The iPhone 14 Clues We Found Hidden in iOS 16

We won't have to wait long for Apple to reveal even more about its next iPhone lineup.

Patrick Holland Managing Editor
Patrick Holland has been a phone reviewer for CNET since 2016. He is a former theater director who occasionally makes short films. Patrick has an eye for photography and a passion for everything mobile. He is a colorful raconteur who will guide you through the ever-changing, fast-paced world of phones, especially the iPhone and iOS. He used to co-host CNET's I'm So Obsessed podcast and interviewed guests like Jeff Goldblum, Alfre Woodard, Stephen Merchant, Sam Jay, Edgar Wright and Roy Wood Jr.
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  • Patrick's play The Cowboy is included in the Best American Short Plays 2011-12 anthology. He co-wrote and starred in the short film Baden Krunk that won the Best Wisconsin Short Film award at the Milwaukee Short Film Festival.
Patrick Holland
5 min read

Apple is expected to announce the launch of iPhone 14 at its event on Sept. 7.


There are only a few hours left until the expected announcement of the iPhone 14 at Apple's "Far Out" event on Wednesday -- here's how to watch it (also, check out our Apple event live blog). We're also expecting to learn the release date for Apple's next major iPhone operating system -- iOS 16.

The new version of iOS will work on the iPhone 8 and up, and there are already beta versions available for developers or the general public. iOS 16 offers a bunch of heavily requested features, such as the ability to customize your lock screen or edit sent iMessages. But if you look at the new operating system closely, iOS 16 might also reveal some clues about the iPhone 14.

While Apple told us a lot about new features coming to current iPhones, it lacked any specific mention of what to expect from the iPhone 14. That's not surprising; Apple never discusses new products before announcing them. Sometimes the company reserves certain software announcements for its annual iPhone event so it can debut these features as exclusives for the latest iPhone. 

For example, Cinematic mode was absent from Apple's iOS 15 announcement and instead launched as an iPhone 13 feature in the fall. Though if you look closely, there were some subtle hints sprinkled in iOS 15. Since Apple launched Portrait mode for FaceTime calls in iOS 15, it's easy to imagine Apple creating a Portrait mode for video recording -- which is essentially what Cinematic mode is.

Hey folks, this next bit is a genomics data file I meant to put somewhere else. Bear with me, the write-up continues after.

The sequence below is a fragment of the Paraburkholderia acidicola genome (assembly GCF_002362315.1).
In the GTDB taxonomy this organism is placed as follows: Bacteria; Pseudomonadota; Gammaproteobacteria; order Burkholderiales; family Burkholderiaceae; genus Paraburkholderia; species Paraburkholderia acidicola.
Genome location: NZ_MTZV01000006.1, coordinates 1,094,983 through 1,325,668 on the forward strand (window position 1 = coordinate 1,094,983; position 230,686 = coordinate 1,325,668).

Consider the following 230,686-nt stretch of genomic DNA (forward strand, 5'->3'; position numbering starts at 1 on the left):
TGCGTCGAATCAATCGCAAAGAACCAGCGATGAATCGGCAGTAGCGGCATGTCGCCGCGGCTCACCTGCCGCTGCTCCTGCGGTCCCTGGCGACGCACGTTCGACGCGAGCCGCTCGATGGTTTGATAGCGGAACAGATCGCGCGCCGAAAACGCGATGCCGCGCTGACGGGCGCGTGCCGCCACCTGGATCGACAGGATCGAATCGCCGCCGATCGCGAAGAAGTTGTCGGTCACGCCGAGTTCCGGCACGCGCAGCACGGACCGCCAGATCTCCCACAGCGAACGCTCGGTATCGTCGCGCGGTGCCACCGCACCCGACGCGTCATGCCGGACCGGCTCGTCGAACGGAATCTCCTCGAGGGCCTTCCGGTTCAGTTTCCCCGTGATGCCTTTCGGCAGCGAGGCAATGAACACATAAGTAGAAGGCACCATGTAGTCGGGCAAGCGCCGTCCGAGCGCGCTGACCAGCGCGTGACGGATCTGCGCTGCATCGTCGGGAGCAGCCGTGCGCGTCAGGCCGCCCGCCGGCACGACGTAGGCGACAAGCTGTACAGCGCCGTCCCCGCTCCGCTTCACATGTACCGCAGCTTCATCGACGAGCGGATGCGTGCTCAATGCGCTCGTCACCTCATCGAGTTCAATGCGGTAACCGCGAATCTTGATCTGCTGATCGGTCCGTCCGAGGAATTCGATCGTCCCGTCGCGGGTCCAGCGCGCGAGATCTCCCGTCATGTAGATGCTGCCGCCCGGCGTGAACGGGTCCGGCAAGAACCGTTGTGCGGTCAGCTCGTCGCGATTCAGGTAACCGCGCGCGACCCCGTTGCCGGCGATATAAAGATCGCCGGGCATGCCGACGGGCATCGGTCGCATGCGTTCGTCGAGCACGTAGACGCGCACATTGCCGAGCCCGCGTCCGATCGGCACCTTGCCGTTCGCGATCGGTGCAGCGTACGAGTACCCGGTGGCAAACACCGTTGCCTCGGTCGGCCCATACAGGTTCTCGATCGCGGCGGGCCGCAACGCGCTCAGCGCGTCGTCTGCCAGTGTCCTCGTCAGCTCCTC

iOS 16 seems to be no different. Several features look like they have the potential to offer hints as to what we might expect for the iPhone 14 series. One of these clues is actually buried in the code for iOS 16.

The iPhone 14 might have an always-on display

I was disappointed to see that Apple didn't add an always-on display to iOS 16. It's a handy feature found on numerous Android phones, and even the Apple Watch. An always-on display shows basic information like the time or weather while your phone is asleep. Instead of lighting up your entire display like your lock screen does, an always-on display only activates a portion of the screen to save power. It's a great convenience and would make the iPhone more glance-friendly.
The Apple-focused site 9to5Mac reports it discovered multiple references in iOS 16 that suggest support for an always-on display could be in the iPhone's future. The blog found references to backlight management tools as well as hidden flags for engineers that could allow them to test the feature on an iPhone 13 Pro.


The Xiaomi Mi 10 Pro has an always-on display that shows the date, time, battery life and an avatar of an astronaut.

Sareena Dayaram/CNET

But always-on display support might be limited because the screen's refresh rate would have to dip down to 10Hz or even lower to use less power; way below the regular iPhone's typical 60Hz refresh rate. The always-on display for the Apple Watch works at 1Hz which isn't supported on any current iPhone (the 13 Pro can go as low as 10Hz) and that could mean that it debuts on the iPhone 14 Pro and 14 Pro Max since it would likely require new hardware.